Dancing Tips from Fran
Tips for New Dancers
You came to learn so don't be afraid to jump in and try.
Attend the class that is right for your level of dancing. Once you learn a few basic steps, such as the grapevine, you will find it much easier to pick up new combinations.
Be comfortable. Wear something casual, such as jeans, that allows you to move freely and stay comfortable. Don't forget about your feet. Wear a pair of comfy, flat, closed-toed shoes.
Stand in the middle. As a new dancer, avoid standing in the back, even though you think that's the best place to be. Because dancing involves lots of turns, you could at some point find yourself in the front of the entire group! Stand somewhere in the middle, the safest place for beginners.
Always start with your feet together facing the same way as everyone else. Figure out the step you are going to do first and have your weight on the correct foot.
If you attend a dancing night at a local bar or other venue, find out if there will be an instructional period at the beginning of the event. Reviewing the steps at a slower pace can make it much easier to catch every nuance of the dance.
General Dancing Tips
Leave a few minutes early for your dance lessons and give yourself some time to warm up your body before class especially if its cold outside. Dance injuries happen usually due to the muscles not being warm before using them. It happens more easily than you might think!
Ideas for stretching and warming up include: slowly rolling your head around to loosen up neck joints, rolling shoulders in a backward and forward rotation as well as pushing them down and back for a feeling of proper dance posture, moving arms up above your head and behind you, circling ankles in and outwards so you don't twist them, moving legs from the hip joint forward and back to loosen those joints up as well.
In cool weather wear a sweater or light jacket to start the class off and take it off after you have warmed up.
If you are thinking about buying dance shoes, there are a couple of things you might want to consider first. Are you sure you are going to be taking lessons on a regular basis? If you are just starting lessons you might want to wait and make sure you like dancing first and then go out and buy a pair.
If you are already dancing regularly at lessons and socials, you may want to purchase some. Depending on what dances you are taking, will determine what type of shoes you should buy. If you want dance shoes that are good for any kind of line nuline or couples dancing, you may want to consider "ballroom practice shoes". Be careful though, there is a good $20 dollar price difference between shops for the same shoes. You can't return or exchange any shoes after you have worn them. Some shops have no returns at all!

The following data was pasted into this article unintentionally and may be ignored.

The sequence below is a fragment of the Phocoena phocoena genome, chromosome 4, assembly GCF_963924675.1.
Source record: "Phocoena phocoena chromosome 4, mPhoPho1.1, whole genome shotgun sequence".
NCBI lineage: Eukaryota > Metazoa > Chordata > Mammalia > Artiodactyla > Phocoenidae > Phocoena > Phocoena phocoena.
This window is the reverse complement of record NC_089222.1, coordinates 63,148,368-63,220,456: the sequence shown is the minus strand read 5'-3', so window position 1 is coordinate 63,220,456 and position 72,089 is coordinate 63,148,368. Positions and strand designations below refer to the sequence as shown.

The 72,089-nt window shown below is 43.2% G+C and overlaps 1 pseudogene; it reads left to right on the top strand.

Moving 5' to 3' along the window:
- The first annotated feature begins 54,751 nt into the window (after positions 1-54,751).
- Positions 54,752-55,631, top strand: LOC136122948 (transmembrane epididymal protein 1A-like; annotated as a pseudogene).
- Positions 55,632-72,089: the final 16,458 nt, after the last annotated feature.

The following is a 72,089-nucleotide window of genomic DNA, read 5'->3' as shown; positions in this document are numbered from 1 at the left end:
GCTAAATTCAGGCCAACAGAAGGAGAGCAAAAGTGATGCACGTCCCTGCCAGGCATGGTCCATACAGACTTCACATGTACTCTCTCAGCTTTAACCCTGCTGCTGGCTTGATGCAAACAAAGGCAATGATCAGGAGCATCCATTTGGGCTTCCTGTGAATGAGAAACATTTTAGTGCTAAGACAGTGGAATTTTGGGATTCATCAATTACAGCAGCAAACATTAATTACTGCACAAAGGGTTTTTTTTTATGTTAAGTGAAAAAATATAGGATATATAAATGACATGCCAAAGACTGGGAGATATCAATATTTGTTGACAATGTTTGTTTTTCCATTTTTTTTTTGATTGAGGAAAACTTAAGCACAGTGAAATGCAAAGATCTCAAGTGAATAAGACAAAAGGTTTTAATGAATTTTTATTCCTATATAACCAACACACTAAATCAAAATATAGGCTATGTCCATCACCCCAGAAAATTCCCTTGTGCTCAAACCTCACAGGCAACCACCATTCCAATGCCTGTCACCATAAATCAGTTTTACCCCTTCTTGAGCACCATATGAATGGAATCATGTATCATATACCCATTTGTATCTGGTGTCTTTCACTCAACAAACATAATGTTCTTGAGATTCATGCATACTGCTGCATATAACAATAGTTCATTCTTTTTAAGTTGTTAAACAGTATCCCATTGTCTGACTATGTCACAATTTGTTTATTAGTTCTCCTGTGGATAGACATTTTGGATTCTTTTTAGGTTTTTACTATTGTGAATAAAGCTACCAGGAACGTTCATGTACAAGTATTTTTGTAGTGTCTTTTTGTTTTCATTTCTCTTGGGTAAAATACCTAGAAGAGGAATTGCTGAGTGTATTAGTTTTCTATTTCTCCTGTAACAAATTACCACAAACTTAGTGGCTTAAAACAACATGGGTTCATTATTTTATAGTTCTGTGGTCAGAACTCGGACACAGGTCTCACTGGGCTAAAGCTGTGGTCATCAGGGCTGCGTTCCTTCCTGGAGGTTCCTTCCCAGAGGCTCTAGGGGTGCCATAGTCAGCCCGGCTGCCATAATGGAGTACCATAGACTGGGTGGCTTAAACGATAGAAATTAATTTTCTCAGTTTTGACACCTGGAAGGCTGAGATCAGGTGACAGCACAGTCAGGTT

Practice makes perfect
Well, I don't know about perfect but it sure helps the memory out. When you get home it makes a big difference if you just try to practice some of the steps or even the dance that you just learned in class. You may not get it all but you will find that it will have helped you immensely when you attend the next class. And don't worry if you mess up, that's why everyone else is at the class as well, for the practice!
Don't be afraid to ask for help
If you don't get a step, feel free to ask right away. Often the instructor will ask, "Do It Again" or "Move On" or "Play The Music". Now is your chance to speak up. "Do It Again" always supercedes Move On or Play The Music!
Dance Floor Etiquette
Dancing involves lots of people. Dancers, from the ripest beginners to the seasoned advanced, stand in lines together, performing steps at the same time. To avoid possible mishaps that often occur when large groups of people squeeze together and move their bodies, a few rules must be followed by all. The following etiquette tips should keep the dance floor running smoothly.
Never carry anything onto the dance floor. Drinks, food, chewing gum and cigarettes should never enter the lines. Not only is it unpleasant, it is also quite dangerous. If a drink or food is spilled in the middle of a dance, someone is bound to slip and fall down. Furthermore, hardwood dance floors should always be treated with care to avoid warping or staining. Leave your snacks on the table.
Always be polite to other dancers on the floor. If the dance floor is crowded, take smaller steps to avoid colliding with other dancers. If a collision should occur, be courteous and apologize, no matter who was at fault. Also, keep conversations to a minimum. Other dancers are trying to concentrate and listen to the music.
Relax and enjoy yourself:
Dancing is meant to be fun...don't be intimidated if you are a beginner. Remember that everyone started at the beginning. Practice is key. Look around the dance floor and you will probably see people stumbling, tripping and stepping on toes...but they're probably laughing about it!
Dancers of all levels should remember that although there is typically a common way to perform each dance, there is always room for interpretation and local flair. Don't be surprised if you enter a new dance venue and find everyone inserting an extra hand clap or making quarter turns instead of half turns. Just go with the flow and enjoy.